Depart in Peace, Be Warmed and Filled (Good of Affluence #9)

So we have seen that Schneider explains Amos’s attacks upon the unjust rich as first of all an attack on those who have direct responsibility for the poor and for unjust policies that are harming them, not as an attack on third parties who just happen to be rich.  His second line of argument is that what Amos is attacking is not the enjoyment of wealth per se, but a bad attitude toward wealth.  This is a very common sort of claim among divine right capitalists like Schneider–wealth isn’t evil; it’s a bad attitude toward wealth that is evil.  The implication is that their opponents disagree; they think that wealth itself is evil.  Generally, however, that’s not the case; their opponents rather insist that attitudes issue in actions, and so a good attitude toward wealth requires certain concrete just and charitable uses of that wealth, whereas a bad attitude toward wealth can be identified through certain greedy or unjust uses of that wealth.  So I can agree with Schneider’s general statement; however, I will then ask him to flesh out what this bad attitude looks like for us today, and what a corresponding good attitude would entail.  Unfortunately, he gives us little to go on–here, and in the rest of the book.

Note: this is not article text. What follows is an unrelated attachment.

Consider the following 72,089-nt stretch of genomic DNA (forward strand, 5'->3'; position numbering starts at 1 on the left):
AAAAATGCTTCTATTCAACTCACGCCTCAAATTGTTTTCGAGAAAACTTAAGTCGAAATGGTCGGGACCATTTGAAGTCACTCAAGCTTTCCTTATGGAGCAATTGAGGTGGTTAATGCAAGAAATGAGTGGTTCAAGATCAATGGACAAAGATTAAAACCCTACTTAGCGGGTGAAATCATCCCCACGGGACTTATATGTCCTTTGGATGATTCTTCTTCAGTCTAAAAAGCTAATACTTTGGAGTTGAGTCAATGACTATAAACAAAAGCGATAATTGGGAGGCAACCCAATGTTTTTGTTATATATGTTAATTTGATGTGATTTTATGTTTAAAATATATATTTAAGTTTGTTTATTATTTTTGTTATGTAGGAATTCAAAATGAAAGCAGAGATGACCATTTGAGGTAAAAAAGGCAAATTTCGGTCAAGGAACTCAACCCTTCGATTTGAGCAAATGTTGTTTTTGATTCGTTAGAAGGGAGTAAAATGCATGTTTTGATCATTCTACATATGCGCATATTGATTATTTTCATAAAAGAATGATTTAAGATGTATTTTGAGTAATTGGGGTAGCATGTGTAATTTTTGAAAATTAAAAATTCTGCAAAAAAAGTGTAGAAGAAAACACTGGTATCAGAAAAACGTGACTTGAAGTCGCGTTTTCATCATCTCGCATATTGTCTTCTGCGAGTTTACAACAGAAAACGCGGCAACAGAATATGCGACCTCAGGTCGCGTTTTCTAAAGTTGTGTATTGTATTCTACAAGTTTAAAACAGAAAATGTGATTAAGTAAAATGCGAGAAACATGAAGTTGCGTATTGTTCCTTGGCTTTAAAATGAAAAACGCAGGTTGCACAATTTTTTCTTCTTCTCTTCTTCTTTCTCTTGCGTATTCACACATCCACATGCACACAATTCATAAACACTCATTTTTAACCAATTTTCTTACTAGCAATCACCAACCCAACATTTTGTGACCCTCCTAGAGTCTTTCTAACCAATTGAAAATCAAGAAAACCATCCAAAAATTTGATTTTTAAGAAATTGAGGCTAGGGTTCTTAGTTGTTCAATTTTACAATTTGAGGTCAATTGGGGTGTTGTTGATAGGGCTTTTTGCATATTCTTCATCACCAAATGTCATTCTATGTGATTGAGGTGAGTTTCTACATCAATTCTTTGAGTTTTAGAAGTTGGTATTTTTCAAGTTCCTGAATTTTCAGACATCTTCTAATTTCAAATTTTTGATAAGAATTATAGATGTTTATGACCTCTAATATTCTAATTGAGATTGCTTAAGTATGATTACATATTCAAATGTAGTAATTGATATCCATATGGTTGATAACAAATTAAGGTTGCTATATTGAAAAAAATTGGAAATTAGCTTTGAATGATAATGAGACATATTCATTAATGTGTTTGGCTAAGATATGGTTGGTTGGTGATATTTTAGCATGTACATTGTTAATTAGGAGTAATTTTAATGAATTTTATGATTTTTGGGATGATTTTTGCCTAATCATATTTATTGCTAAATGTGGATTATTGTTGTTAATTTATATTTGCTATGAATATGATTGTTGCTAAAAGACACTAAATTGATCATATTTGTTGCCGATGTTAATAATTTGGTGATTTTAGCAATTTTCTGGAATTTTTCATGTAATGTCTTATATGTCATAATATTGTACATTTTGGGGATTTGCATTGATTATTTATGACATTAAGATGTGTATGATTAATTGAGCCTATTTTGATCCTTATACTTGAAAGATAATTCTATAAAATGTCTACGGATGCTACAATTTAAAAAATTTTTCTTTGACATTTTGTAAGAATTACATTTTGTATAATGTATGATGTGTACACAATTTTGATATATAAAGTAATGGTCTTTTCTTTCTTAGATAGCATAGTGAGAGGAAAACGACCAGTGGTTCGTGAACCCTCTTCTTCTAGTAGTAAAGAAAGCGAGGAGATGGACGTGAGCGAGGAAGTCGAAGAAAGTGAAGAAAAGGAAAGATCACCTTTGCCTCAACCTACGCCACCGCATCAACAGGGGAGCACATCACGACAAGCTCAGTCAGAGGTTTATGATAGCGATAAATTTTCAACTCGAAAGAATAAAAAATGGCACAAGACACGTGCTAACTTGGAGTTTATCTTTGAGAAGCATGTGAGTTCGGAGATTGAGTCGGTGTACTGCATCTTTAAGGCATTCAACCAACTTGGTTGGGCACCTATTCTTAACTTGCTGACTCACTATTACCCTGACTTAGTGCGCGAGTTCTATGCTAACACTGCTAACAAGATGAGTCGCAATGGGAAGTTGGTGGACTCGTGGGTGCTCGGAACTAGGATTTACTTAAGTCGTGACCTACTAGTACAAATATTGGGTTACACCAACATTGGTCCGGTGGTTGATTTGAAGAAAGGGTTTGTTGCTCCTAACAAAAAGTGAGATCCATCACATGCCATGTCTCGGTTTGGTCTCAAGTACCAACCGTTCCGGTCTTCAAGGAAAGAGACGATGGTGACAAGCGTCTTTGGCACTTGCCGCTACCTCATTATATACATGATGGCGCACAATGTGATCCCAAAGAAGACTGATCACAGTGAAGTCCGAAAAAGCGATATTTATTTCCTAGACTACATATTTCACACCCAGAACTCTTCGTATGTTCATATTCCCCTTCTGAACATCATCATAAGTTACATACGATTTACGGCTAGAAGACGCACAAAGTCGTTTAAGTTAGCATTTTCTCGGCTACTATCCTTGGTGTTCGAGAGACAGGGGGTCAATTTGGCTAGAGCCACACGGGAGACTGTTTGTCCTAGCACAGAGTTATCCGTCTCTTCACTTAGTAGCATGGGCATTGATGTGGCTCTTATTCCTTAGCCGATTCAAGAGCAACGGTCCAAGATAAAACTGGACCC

So let’s dig in to this section a bit and see what he does have to say. 

He begins by reminding us that the ancient Hebrews had a very high view of creation, the goodness of the material world, and the godliness of rejoicing in it.  Therefore (quoting Gerhard von Rad), “it can only have been extreme indulgence which necessitated the raising of such complaints about the enjoyment of material things.”  “Extreme indulgence,” Schneider goes on, “is a very different spiritual and moral behaviour than merely having and enjoying prosperity in the extreme.  I propose that the important contrast is not between extreme wealth and some properly moderate level of enjoyment, but is between extreme indulgence on the one hand and true delight on the other.  But the question arises: when is the enjoyment of material affluence indulgence, and when is it delight?”